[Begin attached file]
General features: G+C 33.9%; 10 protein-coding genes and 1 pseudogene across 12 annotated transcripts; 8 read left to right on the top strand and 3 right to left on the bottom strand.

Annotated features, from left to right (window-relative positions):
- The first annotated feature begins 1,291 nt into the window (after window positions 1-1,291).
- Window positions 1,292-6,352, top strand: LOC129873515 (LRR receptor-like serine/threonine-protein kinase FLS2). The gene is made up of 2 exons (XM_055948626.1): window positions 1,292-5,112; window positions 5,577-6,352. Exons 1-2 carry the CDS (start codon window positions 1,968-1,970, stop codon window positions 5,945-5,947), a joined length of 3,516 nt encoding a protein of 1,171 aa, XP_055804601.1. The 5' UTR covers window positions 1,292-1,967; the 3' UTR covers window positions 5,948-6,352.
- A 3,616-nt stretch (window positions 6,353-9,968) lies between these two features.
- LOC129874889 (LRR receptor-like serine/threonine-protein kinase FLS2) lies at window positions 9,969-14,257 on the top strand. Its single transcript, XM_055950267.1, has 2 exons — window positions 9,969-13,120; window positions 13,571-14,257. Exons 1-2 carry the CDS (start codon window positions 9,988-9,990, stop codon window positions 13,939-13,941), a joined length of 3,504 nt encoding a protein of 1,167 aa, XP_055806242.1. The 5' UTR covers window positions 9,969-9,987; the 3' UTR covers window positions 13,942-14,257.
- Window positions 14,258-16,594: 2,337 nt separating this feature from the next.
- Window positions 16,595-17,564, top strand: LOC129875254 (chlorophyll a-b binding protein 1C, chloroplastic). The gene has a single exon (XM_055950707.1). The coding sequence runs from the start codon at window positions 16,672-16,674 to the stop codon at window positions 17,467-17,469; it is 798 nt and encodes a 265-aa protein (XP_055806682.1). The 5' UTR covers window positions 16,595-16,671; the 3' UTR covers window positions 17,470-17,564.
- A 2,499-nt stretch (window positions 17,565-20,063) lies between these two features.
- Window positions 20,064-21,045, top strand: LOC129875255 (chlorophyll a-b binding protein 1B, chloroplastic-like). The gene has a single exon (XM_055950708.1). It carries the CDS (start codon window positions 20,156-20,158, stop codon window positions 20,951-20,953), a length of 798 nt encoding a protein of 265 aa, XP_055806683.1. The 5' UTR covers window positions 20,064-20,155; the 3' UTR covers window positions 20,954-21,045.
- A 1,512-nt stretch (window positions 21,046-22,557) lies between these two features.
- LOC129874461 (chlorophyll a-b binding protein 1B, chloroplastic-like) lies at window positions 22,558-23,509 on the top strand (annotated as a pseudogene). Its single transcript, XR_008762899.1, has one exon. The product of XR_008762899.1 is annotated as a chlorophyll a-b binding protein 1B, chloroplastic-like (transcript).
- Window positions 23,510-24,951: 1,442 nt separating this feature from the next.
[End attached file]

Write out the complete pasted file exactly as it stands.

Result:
General features: G+C 33.9%; 10 protein-coding genes and 1 pseudogene across 12 annotated transcripts; 8 read left to right on the top strand and 3 right to left on the bottom strand.

Annotated features, from left to right (window-relative positions):
- The first annotated feature begins 1,291 nt into the window (after window positions 1-1,291).
- Window positions 1,292-6,352, top strand: LOC129873515 (LRR receptor-like serine/threonine-protein kinase FLS2). The gene is made up of 2 exons (XM_055948626.1): window positions 1,292-5,112; window positions 5,577-6,352. Exons 1-2 carry the CDS (start codon window positions 1,968-1,970, stop codon window positions 5,945-5,947), a joined length of 3,516 nt encoding a protein of 1,171 aa, XP_055804601.1. The 5' UTR covers window positions 1,292-1,967; the 3' UTR covers window positions 5,948-6,352.
- A 3,616-nt stretch (window positions 6,353-9,968) lies between these two features.
- LOC129874889 (LRR receptor-like serine/threonine-protein kinase FLS2) lies at window positions 9,969-14,257 on the top strand. Its single transcript, XM_055950267.1, has 2 exons — window positions 9,969-13,120; window positions 13,571-14,257. Exons 1-2 carry the CDS (start codon window positions 9,988-9,990, stop codon window positions 13,939-13,941), a joined length of 3,504 nt encoding a protein of 1,167 aa, XP_055806242.1. The 5' UTR covers window positions 9,969-9,987; the 3' UTR covers window positions 13,942-14,257.
- Window positions 14,258-16,594: 2,337 nt separating this feature from the next.
- Window positions 16,595-17,564, top strand: LOC129875254 (chlorophyll a-b binding protein 1C, chloroplastic). The gene has a single exon (XM_055950707.1). The coding sequence runs from the start codon at window positions 16,672-16,674 to the stop codon at window positions 17,467-17,469; it is 798 nt and encodes a 265-aa protein (XP_055806682.1). The 5' UTR covers window positions 16,595-16,671; the 3' UTR covers window positions 17,470-17,564.
- A 2,499-nt stretch (window positions 17,565-20,063) lies between these two features.
- Window positions 20,064-21,045, top strand: LOC129875255 (chlorophyll a-b binding protein 1B, chloroplastic-like). The gene has a single exon (XM_055950708.1). It carries the CDS (start codon window positions 20,156-20,158, stop codon window positions 20,951-20,953), a length of 798 nt encoding a protein of 265 aa, XP_055806683.1. The 5' UTR covers window positions 20,064-20,155; the 3' UTR covers window positions 20,954-21,045.
- A 1,512-nt stretch (window positions 21,046-22,557) lies between these two features.
- LOC129874461 (chlorophyll a-b binding protein 1B, chloroplastic-like) lies at window positions 22,558-23,509 on the top strand (annotated as a pseudogene). Its single transcript, XR_008762899.1, has one exon. The product of XR_008762899.1 is annotated as a chlorophyll a-b binding protein 1B, chloroplastic-like (transcript).
- Window positions 23,510-24,951: 1,442 nt separating this feature from the next.